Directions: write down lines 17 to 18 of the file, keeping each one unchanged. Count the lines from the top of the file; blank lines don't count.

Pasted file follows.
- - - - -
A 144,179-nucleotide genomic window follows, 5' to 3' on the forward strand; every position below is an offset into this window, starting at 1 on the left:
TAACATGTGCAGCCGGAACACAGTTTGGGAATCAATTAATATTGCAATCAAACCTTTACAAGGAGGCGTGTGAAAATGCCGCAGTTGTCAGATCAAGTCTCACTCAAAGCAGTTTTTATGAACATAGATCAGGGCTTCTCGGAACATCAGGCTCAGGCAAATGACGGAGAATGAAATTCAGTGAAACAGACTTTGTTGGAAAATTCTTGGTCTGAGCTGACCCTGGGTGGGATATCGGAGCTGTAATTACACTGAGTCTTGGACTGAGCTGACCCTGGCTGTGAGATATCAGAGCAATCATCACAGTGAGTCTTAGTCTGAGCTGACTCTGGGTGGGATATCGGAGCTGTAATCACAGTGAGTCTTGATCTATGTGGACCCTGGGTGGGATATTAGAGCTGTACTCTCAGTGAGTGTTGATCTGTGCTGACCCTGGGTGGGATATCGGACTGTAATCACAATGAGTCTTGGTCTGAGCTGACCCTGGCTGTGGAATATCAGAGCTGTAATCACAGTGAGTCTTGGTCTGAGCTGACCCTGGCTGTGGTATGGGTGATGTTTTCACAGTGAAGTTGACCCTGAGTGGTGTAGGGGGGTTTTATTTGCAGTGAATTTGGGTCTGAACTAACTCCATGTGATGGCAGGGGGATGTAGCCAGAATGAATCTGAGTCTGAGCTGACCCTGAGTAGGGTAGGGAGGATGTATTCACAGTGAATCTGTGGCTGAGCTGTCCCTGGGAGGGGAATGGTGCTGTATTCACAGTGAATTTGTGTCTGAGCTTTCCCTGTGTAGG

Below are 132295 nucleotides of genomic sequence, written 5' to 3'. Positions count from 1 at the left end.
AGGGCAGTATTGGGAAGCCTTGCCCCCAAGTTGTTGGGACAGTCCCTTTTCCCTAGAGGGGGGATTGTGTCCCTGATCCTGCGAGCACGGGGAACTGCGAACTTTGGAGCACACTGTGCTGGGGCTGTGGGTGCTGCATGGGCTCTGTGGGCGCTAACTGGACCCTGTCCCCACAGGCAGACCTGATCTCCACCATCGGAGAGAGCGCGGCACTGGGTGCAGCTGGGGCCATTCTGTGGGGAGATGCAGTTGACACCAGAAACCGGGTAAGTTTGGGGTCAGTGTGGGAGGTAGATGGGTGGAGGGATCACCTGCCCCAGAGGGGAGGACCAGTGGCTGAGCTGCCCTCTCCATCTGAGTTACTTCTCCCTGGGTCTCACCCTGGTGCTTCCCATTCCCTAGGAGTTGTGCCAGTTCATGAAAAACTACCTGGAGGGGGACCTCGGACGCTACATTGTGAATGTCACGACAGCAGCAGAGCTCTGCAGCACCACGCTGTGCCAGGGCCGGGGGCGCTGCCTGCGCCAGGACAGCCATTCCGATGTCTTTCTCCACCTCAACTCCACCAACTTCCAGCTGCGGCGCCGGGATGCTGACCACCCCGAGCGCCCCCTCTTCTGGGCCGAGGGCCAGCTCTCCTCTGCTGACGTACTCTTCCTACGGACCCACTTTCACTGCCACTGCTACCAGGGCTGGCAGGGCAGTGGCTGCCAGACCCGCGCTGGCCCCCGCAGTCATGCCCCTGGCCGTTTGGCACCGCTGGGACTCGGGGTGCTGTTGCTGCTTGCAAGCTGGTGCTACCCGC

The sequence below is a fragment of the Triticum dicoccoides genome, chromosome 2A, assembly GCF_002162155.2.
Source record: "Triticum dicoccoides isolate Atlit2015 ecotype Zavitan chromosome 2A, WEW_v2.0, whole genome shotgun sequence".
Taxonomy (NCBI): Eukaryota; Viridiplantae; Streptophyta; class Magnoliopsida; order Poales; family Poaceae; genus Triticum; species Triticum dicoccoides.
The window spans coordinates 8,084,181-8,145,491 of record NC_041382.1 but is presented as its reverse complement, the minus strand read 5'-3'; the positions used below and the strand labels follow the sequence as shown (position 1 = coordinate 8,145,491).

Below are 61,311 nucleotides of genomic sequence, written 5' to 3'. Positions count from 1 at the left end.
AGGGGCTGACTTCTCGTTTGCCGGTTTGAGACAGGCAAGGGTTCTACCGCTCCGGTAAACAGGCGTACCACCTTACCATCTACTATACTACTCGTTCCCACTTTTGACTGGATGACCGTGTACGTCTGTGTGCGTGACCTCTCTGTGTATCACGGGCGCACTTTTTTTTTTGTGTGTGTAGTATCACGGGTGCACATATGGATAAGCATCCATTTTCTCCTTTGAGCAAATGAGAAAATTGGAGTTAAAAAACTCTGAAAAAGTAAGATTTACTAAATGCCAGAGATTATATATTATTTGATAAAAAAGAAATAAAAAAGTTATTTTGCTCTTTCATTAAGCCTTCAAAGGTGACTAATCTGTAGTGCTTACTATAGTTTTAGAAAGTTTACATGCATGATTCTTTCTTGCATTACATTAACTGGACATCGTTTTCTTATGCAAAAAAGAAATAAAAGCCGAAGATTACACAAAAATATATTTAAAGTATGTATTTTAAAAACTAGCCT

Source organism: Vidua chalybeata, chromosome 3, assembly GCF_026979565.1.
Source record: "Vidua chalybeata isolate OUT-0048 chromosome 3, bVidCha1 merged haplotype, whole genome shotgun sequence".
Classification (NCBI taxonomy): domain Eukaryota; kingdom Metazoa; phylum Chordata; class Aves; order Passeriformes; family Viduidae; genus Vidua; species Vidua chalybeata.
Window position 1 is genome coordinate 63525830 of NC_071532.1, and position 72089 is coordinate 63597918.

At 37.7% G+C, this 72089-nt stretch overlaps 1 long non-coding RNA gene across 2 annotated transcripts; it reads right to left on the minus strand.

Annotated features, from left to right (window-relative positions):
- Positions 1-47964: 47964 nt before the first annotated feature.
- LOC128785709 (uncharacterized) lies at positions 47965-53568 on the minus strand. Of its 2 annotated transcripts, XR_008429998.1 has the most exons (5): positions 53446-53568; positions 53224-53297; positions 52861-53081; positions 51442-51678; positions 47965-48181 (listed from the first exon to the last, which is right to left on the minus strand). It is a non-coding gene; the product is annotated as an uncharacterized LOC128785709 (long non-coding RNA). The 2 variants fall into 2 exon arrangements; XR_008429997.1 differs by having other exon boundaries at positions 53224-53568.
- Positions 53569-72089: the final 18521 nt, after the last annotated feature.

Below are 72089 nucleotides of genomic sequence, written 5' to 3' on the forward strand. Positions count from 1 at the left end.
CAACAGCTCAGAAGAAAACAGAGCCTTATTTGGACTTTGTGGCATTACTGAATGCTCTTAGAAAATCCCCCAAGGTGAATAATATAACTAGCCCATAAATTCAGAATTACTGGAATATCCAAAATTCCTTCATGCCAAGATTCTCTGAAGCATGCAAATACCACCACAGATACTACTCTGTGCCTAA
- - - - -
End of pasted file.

- Positions 1-47964: 47964 nt before the first annotated feature.
- LOC128785709 (uncharacterized) lies at positions 47965-53568 on the minus strand. Of its 2 annotated transcripts, XR_008429998.1 has the most exons (5): positions 53446-53568; positions 53224-53297; positions 52861-53081; positions 51442-51678; positions 47965-48181 (listed from the first exon to the last, which is right to left on the minus strand). It is a non-coding gene; the product is annotated as an uncharacterized LOC128785709 (long non-coding RNA). The 2 variants fall into 2 exon arrangements; XR_008429997.1 differs by having other exon boundaries at positions 53224-53568.